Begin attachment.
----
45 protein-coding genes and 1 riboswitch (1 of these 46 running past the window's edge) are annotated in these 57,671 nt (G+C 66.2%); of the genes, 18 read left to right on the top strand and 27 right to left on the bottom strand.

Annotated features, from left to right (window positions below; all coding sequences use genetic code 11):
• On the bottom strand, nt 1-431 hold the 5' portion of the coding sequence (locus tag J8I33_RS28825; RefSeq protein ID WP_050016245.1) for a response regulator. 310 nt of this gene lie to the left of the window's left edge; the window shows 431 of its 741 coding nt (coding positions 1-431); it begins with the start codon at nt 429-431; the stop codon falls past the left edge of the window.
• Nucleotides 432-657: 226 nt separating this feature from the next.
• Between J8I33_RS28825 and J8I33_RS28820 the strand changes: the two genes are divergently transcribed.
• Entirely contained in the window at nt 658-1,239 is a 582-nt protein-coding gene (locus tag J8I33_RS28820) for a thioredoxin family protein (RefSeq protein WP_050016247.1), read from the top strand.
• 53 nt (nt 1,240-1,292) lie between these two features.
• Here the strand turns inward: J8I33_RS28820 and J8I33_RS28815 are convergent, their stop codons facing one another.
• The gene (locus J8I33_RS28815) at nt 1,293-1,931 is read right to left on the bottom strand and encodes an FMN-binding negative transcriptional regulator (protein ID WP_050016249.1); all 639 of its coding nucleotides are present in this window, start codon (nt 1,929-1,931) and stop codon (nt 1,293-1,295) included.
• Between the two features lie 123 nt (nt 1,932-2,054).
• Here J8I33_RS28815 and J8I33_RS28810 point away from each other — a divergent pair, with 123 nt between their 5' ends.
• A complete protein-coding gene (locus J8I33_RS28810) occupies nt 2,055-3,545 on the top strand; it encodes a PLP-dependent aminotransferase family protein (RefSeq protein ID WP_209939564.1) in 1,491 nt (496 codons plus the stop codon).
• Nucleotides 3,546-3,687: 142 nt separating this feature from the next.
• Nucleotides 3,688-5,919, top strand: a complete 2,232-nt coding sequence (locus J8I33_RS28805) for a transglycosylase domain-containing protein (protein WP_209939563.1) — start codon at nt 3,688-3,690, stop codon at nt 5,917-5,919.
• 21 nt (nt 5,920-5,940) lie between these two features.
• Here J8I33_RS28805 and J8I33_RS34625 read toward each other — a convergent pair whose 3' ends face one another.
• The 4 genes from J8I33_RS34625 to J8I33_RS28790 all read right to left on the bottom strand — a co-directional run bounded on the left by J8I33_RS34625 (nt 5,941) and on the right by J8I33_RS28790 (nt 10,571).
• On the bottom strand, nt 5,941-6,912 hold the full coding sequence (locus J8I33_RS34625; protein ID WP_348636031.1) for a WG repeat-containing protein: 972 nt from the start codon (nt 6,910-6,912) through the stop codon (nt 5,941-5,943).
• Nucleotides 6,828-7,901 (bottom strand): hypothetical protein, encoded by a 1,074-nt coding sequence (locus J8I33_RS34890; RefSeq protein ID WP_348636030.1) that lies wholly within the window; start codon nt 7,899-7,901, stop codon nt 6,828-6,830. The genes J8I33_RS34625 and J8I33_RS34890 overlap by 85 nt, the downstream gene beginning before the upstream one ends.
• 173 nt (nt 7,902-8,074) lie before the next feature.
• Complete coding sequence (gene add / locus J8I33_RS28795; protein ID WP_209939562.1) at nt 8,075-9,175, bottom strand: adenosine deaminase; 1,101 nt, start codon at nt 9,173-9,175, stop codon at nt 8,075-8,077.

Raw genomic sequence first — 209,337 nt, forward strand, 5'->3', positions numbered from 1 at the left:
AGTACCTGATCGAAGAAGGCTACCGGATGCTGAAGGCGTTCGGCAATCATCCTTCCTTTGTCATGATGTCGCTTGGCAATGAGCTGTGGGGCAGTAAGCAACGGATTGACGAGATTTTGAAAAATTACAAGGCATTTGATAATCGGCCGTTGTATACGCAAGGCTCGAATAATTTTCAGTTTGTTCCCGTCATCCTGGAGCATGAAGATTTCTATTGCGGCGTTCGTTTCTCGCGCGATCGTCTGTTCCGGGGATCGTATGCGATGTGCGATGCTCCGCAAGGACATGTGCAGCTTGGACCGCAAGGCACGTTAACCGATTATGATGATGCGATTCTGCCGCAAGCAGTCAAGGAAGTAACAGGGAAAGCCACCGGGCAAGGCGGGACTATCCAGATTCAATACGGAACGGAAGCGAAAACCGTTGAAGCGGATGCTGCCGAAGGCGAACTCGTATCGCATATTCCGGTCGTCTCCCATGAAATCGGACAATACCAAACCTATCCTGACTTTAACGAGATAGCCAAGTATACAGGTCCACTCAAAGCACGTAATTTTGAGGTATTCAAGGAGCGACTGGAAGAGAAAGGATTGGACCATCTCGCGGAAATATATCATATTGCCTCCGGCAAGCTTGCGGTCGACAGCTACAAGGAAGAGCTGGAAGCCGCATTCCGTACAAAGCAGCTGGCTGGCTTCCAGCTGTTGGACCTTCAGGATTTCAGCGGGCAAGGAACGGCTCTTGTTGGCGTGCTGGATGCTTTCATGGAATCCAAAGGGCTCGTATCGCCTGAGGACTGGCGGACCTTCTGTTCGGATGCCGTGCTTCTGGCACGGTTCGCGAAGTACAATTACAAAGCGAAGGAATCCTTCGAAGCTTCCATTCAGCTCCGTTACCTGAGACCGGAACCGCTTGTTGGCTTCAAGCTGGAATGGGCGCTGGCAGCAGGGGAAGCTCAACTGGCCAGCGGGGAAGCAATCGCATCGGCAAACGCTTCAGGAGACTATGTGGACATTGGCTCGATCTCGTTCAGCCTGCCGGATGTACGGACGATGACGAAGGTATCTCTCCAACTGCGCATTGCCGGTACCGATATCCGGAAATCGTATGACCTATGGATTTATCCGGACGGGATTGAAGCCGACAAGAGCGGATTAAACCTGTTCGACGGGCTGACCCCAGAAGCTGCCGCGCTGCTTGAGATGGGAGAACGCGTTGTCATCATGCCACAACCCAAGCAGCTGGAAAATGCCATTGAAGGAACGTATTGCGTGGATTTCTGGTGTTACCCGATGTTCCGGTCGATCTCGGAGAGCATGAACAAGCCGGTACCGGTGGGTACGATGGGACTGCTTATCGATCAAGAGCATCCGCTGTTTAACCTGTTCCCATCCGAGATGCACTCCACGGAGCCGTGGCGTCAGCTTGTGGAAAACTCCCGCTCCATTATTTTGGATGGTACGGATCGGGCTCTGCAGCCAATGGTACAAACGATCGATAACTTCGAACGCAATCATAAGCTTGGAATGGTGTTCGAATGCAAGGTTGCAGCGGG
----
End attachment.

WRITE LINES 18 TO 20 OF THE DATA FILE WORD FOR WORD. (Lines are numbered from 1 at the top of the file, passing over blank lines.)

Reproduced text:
• On the bottom strand, nt 5,941-6,912 hold the full coding sequence (locus J8I33_RS34625; protein ID WP_348636031.1) for a WG repeat-containing protein: 972 nt from the start codon (nt 6,910-6,912) through the stop codon (nt 5,941-5,943).
• Nucleotides 6,828-7,901 (bottom strand): hypothetical protein, encoded by a 1,074-nt coding sequence (locus J8I33_RS34890; RefSeq protein ID WP_348636030.1) that lies wholly within the window; start codon nt 7,899-7,901, stop codon nt 6,828-6,830. The genes J8I33_RS34625 and J8I33_RS34890 overlap by 85 nt, the downstream gene beginning before the upstream one ends.
• 173 nt (nt 7,902-8,074) lie before the next feature.